In my conversations with clients, there seems to be a prevailing thought process that every dog or cat they adopt from a shelter has been dramatically abused in one form or fashion. This discussion is in no way minimizing those animals that are abused, but there are other reasons for surrendering a companion and not all those reasons are abuse or lack of compassion. For the new guardian, every behavioral issue is the result of previous guardian and the eating habits, whether finicky or they are voracious eater stems from what has happened to them in the before time. Among the puppy mill dogs and the cattery companions there are others who were the very loved and often spoiled.
Life circumstances can change unexpectedly and the animal companion may no longer be getting the attention she once enjoyed. The daily walk has tapered off to once a week. The classes they went to together are cancelled. Each event, once taken as a given becomes a rare occurrence until they are but a shadow of memory. The love still flow solidly from guardian to companion but time has become the thief and soon an evening spent between them becomes an absent pat on the head under the weight of other obligations. The guardian knows he has no longer the time and so surrenders the companion to another.
Some cats and dogs have seen their guardian’s transition and are brought to a shelter because the guardian’s survivors have neither the inclination nor the temperament to take them into their home. And so to the shelter she goes.
Behavior issues such as separation anxiety and/or overriding fear of loud noises may prove too much for the inexperienced guardian and family. Perhaps professional help is not available in location or finances.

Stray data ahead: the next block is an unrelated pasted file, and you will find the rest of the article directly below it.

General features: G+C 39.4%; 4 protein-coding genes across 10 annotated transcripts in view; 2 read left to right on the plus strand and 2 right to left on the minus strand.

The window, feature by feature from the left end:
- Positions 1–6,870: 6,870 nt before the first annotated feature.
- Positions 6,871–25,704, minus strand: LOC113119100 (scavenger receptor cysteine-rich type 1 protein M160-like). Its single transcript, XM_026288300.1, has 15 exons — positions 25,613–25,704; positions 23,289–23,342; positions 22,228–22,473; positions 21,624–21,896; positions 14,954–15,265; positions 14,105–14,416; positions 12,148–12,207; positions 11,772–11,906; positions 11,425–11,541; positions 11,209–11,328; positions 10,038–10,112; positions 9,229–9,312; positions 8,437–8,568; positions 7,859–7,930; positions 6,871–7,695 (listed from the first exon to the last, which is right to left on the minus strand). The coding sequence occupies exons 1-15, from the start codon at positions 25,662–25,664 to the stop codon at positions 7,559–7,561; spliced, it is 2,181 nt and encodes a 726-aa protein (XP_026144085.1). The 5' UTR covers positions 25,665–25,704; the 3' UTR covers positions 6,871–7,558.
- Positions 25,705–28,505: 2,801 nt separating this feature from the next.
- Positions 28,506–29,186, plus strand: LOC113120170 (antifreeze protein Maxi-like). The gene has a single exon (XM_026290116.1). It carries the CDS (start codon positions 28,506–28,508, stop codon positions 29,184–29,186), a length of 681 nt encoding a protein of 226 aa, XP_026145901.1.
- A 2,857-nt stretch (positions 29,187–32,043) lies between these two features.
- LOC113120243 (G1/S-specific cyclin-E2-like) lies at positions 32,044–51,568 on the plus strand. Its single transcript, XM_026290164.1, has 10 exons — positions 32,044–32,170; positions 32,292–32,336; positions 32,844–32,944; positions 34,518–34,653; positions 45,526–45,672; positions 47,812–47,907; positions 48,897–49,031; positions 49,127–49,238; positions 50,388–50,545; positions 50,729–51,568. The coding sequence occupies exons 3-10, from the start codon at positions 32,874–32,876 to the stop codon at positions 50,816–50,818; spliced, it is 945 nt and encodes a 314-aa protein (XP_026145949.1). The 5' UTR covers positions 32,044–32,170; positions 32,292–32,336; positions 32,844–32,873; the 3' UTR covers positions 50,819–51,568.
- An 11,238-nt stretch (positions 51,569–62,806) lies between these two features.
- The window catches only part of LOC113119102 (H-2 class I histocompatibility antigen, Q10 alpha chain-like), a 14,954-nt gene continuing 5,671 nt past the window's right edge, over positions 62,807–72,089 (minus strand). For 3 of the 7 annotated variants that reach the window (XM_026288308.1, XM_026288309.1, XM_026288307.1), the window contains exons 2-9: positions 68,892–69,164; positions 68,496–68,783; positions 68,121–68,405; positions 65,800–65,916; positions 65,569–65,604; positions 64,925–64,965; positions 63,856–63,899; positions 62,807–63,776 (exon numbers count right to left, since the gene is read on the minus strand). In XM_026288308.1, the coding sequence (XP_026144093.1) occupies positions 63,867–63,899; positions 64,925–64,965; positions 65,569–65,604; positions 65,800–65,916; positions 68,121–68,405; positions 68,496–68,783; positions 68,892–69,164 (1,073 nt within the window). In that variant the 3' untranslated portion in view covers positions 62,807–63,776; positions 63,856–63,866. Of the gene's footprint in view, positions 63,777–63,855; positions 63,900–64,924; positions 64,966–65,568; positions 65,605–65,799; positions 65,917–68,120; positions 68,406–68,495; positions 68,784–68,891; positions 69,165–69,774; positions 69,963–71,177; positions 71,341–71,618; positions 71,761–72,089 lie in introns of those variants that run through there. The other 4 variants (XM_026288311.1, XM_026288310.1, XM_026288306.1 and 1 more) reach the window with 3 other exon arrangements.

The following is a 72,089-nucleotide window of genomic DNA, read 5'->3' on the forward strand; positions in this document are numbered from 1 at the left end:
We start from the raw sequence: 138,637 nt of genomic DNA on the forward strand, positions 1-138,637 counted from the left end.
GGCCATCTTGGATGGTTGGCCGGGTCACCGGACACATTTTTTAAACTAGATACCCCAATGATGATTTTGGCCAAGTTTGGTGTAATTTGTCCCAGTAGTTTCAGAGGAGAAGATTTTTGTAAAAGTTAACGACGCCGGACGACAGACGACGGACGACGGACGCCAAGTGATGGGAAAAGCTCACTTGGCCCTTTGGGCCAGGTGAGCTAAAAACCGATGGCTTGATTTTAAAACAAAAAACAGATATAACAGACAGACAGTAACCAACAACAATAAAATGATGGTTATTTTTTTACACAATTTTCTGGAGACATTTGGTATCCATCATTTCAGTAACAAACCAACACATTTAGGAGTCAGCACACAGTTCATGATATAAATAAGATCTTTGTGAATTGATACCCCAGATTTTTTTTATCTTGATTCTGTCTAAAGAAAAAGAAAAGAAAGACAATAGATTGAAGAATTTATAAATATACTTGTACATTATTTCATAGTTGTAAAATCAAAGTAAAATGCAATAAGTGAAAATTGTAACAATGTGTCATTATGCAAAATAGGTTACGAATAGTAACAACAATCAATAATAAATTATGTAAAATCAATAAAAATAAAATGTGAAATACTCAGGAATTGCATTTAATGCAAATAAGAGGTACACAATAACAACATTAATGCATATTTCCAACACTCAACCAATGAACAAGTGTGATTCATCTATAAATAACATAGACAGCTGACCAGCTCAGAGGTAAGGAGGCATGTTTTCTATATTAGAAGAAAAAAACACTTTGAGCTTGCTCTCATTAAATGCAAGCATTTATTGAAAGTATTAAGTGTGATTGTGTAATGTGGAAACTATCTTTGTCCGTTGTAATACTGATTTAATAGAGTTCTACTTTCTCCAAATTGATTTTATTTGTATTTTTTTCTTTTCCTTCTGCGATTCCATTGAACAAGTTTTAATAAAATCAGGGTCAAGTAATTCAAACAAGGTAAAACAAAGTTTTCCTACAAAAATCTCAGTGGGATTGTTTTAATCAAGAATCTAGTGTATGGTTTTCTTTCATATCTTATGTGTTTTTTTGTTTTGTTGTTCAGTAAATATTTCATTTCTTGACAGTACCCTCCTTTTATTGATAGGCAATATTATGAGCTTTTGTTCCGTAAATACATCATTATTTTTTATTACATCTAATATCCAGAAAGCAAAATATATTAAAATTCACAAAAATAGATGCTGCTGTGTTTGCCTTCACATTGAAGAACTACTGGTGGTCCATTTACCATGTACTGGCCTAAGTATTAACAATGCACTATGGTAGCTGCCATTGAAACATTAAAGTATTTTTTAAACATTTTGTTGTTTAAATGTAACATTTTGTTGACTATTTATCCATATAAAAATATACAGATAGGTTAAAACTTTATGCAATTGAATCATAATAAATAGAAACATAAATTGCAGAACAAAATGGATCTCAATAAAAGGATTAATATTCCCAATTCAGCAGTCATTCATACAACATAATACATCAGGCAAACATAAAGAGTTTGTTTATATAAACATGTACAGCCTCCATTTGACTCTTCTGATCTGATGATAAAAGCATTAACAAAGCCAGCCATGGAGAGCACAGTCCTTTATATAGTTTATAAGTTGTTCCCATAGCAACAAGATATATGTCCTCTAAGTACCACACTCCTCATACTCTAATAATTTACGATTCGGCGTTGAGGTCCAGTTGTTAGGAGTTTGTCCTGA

Some guardians become infirm and can no longer physically or mentally care for the companion or it might be the companion’s health that cannot be managed.
These events are heartbreaking for both and the decision is often soul searching for the guardian. But they are usually made with the benefit of the guardian in mind.
The point being those quirky behaviors and reactions are not necessarily signs of abuse but rather traits that the former guardian did find offensive or, in the other extreme, could not handle. A dog that is hand-shy has not necessarily been struck and more commonly is just hand-shy because they do not know their new guardians. A new dog that does not want to interact with the new family, even if it is taking longer than the family seems it should, doesn’t mean she doesn’t know how to interact, but perhaps has chosen not to for the time being.
Adopting shelter and rescue animals is not synonymous with adopting abused animals. 29% are surrendered due to change in living conditions and the new residence does not allow pets. 18% are surrendered because of behavior issues. 10% of companion animals are giving to shelters or rescues because of divorce, illness or other guardian issues such as allergies.
To save an animal from a life of abuse is a noble cause, but let us save that titled for those who are actually saving an abused animal and understand we are ‘adopting’ the other fifty-seven percent.